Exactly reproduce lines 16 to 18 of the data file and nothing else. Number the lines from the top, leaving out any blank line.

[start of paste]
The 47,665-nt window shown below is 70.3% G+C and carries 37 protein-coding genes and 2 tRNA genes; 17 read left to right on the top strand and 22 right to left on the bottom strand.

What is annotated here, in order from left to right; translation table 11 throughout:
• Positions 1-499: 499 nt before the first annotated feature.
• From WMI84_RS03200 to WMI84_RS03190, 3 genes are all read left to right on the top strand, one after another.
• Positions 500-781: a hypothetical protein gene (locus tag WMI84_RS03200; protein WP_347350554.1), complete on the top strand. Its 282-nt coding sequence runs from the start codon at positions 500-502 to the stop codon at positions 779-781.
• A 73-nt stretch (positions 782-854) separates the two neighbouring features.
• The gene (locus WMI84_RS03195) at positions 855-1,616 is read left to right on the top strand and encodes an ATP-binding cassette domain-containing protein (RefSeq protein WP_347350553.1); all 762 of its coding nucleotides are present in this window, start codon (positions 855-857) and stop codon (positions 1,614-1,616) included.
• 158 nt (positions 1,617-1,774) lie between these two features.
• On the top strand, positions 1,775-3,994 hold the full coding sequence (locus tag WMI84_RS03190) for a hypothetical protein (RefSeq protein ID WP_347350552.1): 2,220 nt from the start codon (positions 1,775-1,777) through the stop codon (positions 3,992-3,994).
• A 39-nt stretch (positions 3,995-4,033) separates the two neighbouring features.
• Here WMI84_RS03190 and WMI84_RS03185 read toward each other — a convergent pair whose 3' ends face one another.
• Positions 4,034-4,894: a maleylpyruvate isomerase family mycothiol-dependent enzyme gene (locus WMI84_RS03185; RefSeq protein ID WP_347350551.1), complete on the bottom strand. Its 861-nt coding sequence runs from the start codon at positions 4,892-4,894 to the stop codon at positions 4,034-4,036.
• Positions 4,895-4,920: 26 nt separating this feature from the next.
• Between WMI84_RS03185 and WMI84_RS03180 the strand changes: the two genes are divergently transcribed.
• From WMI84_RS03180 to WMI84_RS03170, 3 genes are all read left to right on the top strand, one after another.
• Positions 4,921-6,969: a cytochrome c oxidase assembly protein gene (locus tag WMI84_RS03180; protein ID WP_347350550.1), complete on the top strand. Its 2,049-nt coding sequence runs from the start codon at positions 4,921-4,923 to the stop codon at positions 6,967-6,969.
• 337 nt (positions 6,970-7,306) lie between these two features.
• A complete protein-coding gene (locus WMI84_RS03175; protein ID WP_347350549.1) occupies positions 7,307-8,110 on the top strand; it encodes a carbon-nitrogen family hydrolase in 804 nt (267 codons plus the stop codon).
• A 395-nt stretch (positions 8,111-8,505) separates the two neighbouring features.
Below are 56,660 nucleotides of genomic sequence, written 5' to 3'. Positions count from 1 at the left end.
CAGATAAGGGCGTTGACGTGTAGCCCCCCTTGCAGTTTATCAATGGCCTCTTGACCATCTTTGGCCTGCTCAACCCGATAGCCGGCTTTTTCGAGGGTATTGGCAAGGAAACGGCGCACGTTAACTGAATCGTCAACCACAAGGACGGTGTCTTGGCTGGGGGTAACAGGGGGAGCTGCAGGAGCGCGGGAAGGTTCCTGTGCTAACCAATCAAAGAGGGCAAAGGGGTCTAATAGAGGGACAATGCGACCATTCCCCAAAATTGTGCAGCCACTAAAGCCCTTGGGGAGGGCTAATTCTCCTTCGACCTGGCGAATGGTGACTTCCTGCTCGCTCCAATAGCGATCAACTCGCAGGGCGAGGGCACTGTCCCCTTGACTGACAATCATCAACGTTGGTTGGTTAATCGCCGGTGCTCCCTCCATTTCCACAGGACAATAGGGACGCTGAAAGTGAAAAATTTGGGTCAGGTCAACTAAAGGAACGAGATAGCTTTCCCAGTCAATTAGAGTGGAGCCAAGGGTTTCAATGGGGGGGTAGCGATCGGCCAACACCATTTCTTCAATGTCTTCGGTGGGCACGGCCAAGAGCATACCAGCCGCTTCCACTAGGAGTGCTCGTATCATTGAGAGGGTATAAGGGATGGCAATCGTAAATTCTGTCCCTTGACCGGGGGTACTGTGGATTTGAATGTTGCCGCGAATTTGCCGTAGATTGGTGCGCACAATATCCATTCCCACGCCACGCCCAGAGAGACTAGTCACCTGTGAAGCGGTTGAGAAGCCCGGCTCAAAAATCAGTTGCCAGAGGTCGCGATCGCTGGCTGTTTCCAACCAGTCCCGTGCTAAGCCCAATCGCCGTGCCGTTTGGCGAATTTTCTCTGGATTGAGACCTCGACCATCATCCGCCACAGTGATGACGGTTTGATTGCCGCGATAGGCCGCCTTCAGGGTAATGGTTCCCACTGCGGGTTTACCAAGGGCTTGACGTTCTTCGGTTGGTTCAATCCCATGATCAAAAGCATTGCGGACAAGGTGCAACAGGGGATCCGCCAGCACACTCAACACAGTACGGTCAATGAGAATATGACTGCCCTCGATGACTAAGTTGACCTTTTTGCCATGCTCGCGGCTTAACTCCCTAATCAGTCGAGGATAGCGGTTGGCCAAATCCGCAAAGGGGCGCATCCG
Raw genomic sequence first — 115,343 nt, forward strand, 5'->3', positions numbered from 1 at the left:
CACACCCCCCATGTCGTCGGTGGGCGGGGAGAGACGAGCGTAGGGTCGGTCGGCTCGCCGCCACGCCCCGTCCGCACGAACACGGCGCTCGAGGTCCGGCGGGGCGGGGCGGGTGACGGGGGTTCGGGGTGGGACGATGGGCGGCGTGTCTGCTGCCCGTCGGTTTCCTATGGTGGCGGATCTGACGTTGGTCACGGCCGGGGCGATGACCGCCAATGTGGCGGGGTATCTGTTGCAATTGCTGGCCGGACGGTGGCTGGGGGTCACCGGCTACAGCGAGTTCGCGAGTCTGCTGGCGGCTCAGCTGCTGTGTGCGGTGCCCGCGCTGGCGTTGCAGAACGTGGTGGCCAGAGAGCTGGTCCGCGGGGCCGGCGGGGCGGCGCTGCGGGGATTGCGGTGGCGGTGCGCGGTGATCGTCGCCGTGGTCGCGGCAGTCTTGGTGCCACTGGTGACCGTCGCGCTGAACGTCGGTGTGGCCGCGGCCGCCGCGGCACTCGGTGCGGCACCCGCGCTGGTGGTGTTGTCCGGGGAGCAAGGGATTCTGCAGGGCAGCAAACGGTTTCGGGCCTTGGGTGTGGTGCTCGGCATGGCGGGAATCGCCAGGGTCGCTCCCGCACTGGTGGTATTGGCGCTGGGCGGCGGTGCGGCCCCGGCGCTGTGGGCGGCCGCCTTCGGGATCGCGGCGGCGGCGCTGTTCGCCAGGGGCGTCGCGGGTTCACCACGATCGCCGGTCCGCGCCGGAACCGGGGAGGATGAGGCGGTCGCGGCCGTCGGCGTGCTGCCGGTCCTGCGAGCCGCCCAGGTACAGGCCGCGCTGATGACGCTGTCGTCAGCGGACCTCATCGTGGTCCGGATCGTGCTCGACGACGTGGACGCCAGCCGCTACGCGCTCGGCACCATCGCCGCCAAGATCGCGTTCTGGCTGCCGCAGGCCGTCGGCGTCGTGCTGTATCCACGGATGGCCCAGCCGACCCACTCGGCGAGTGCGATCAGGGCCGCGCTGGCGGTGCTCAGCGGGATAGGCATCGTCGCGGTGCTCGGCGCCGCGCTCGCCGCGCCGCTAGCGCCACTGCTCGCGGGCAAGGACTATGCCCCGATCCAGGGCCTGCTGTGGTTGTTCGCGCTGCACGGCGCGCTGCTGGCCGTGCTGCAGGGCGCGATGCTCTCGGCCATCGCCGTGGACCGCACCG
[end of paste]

• Positions 4,921-6,969: a cytochrome c oxidase assembly protein gene (locus tag WMI84_RS03180; protein ID WP_347350550.1), complete on the top strand. Its 2,049-nt coding sequence runs from the start codon at positions 4,921-4,923 to the stop codon at positions 6,967-6,969.
• 337 nt (positions 6,970-7,306) lie between these two features.
• A complete protein-coding gene (locus WMI84_RS03175; protein ID WP_347350549.1) occupies positions 7,307-8,110 on the top strand; it encodes a carbon-nitrogen family hydrolase in 804 nt (267 codons plus the stop codon).